What happens to the original image afterwards?

Abel Minnee: We sell the copies for €10 each – everything we earn goes back to the artist, along with the original print. They just lend us the original for the occasion and we send everything back – plus the money.

In demonstrating an alternative approach to attaching value to images, what are you hoping to draw light to?

Abel Minnee: The whole idea was the performance of this whole act. We also wear white suits when we do it, so we’re recognisable – people see us and know what’s going on. It’s the whole reproducibility aspect of photography – how it happens. On the other hand, it’s super nice that, for example, my grandmother can have a print by an artist she doesn’t know – it’s just the picture she sees in the slideshow. It’s the same for kids – they can buy something, too. That’s what we really like about it. It’s all equal. You pay €10 for a Juergen Teller print, or €10 for the print of an artist who has just graduated from an art academy. It’s a diverse line-up every time. We make a careful selection of whom we invite so it’s both famous and unknown. 

Do you approach the artists, or they do come to you?

Abel Minnee: We like to approach them more. It’s very irregular when we do this event, so we just make a list of new artists we live and invite people. We just have to like what they do – the only real criteria for us is that we really believe in the artist.

Does any of the work that you’ve copied particularly stand out to you?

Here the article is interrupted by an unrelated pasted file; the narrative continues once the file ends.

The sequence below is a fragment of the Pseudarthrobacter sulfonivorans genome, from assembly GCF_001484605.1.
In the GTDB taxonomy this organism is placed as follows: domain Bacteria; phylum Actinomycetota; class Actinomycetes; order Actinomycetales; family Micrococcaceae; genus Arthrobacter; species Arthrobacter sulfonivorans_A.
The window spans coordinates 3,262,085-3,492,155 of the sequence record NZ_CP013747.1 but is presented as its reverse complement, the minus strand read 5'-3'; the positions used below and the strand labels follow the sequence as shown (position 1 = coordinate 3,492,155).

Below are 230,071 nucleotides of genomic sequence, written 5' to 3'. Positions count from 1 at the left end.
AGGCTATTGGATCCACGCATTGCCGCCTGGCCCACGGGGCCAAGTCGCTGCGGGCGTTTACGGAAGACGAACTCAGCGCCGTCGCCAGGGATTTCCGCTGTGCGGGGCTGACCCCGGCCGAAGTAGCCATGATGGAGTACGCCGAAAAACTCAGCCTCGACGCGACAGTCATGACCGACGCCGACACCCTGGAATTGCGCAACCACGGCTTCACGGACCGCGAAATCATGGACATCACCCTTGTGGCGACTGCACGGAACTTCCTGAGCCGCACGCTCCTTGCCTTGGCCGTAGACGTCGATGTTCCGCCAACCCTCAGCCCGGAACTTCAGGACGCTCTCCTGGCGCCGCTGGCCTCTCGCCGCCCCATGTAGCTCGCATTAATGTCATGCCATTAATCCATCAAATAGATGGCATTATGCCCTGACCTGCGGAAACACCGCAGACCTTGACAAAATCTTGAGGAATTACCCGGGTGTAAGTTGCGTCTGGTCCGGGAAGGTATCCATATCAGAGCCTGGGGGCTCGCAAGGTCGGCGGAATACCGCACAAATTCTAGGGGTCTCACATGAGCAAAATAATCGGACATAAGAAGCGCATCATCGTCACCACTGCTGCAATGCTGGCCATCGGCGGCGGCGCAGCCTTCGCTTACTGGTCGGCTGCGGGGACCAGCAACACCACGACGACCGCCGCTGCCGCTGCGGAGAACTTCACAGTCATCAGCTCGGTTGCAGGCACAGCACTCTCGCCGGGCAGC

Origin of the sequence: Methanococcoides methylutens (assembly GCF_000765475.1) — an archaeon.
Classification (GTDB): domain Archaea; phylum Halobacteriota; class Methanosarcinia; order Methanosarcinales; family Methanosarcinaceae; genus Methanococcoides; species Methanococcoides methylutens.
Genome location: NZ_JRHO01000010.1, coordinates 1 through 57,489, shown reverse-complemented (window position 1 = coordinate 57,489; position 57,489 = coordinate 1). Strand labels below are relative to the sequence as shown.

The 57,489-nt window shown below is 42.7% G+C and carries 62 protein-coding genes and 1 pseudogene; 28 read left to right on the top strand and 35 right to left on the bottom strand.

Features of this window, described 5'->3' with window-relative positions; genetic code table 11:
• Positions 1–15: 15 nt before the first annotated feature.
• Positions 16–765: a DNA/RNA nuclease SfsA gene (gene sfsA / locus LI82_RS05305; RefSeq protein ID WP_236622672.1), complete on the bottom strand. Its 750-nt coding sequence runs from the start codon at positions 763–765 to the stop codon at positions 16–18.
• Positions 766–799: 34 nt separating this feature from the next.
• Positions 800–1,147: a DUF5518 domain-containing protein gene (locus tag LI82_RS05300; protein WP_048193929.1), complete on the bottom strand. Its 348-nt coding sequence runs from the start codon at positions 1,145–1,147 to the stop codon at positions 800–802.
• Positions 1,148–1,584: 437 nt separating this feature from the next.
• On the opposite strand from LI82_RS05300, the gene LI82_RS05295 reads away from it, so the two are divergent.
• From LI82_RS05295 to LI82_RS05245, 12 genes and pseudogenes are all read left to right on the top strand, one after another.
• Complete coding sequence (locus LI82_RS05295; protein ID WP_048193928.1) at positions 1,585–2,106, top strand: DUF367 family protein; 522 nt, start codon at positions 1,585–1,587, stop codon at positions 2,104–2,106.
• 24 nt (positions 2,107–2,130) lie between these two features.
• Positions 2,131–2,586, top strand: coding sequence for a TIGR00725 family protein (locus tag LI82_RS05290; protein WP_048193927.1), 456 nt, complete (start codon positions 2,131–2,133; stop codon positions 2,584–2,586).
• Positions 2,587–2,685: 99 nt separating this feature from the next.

Abel Minnee: I think everyone has their own personal taste for which copies they like the best. But I’m not gonna say which one is my favourite. It wouldn’t be fair for the rest!

In terms of image culture and its accesibility, what kind of effect do you think that technology and digitalisation has had?

Abel Minnee: It makes it so much easier to consume images nowadays, in comparison to 20 or 30 years ago. I think we consume 10 times as many now. But, I think that people maybe don’t look at images as closely now – because it’s not special anymore. It just goes on forever, like water flow – almost literally with things like Instagram. But it’s not only negatives. It’s also great that if you’re looking for something you can immediately find it on Google or Instagram. I really like that. It has two sides. 

What are the benefits of being part of a collective?

Abel Minnee: I think it’s important to have collectives in contemporary art. These days, I would say people become more and more individualistic – I don’t know why that is. But for me, being in a collective like De Fotokopie is great because we bring our own qualities. Bonne has great social skills, a big network – and he can provide us with a stage to do the events. Guus is a brilliant ideas guy. We compliment each other a lot. That’s a very beneficial experience. I’m sure the three of us couldn’t have done it by ourselves. It’s great. As well, if you’re at a fair alone it’s probably very boring. With three, you can make fun and have a good time. That’s a big advantage!

Do you feel that De Fotokopie are a dissenting voice in art?

Abel Minnee: Erm, I don’t really think so. We just had this idea, really. Is it possible to make something that is both special and accessible? We just had fun executing that idea. Making something really nice... for everyone.